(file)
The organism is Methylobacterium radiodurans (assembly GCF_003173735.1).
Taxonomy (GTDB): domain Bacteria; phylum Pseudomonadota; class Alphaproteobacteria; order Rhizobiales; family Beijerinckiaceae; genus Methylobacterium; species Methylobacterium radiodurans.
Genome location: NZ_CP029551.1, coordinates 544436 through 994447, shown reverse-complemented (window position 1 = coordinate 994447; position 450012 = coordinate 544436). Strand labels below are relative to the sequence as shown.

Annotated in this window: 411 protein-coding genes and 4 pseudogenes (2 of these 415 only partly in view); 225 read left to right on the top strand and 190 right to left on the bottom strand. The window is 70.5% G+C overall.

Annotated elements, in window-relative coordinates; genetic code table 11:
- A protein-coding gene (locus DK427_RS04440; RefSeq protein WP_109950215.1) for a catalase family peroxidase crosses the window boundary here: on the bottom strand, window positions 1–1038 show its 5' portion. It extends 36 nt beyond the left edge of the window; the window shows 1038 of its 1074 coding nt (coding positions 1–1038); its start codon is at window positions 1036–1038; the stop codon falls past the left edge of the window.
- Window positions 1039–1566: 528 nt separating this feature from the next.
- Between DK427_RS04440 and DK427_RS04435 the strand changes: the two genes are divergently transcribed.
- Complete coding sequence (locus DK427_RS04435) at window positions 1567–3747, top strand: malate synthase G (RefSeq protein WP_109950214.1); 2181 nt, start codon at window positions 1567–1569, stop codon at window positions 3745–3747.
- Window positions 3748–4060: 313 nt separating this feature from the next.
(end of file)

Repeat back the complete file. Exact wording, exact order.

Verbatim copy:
The organism is Methylobacterium radiodurans (assembly GCF_003173735.1).
Taxonomy (GTDB): domain Bacteria; phylum Pseudomonadota; class Alphaproteobacteria; order Rhizobiales; family Beijerinckiaceae; genus Methylobacterium; species Methylobacterium radiodurans.
Genome location: NZ_CP029551.1, coordinates 544436 through 994447, shown reverse-complemented (window position 1 = coordinate 994447; position 450012 = coordinate 544436). Strand labels below are relative to the sequence as shown.

Annotated in this window: 411 protein-coding genes and 4 pseudogenes (2 of these 415 only partly in view); 225 read left to right on the top strand and 190 right to left on the bottom strand. The window is 70.5% G+C overall.

Annotated elements, in window-relative coordinates; genetic code table 11:
- A protein-coding gene (locus DK427_RS04440; RefSeq protein WP_109950215.1) for a catalase family peroxidase crosses the window boundary here: on the bottom strand, window positions 1–1038 show its 5' portion. It extends 36 nt beyond the left edge of the window; the window shows 1038 of its 1074 coding nt (coding positions 1–1038); its start codon is at window positions 1036–1038; the stop codon falls past the left edge of the window.
- Window positions 1039–1566: 528 nt separating this feature from the next.
- Between DK427_RS04440 and DK427_RS04435 the strand changes: the two genes are divergently transcribed.
- Complete coding sequence (locus DK427_RS04435) at window positions 1567–3747, top strand: malate synthase G (RefSeq protein WP_109950214.1); 2181 nt, start codon at window positions 1567–1569, stop codon at window positions 3745–3747.
- Window positions 3748–4060: 313 nt separating this feature from the next.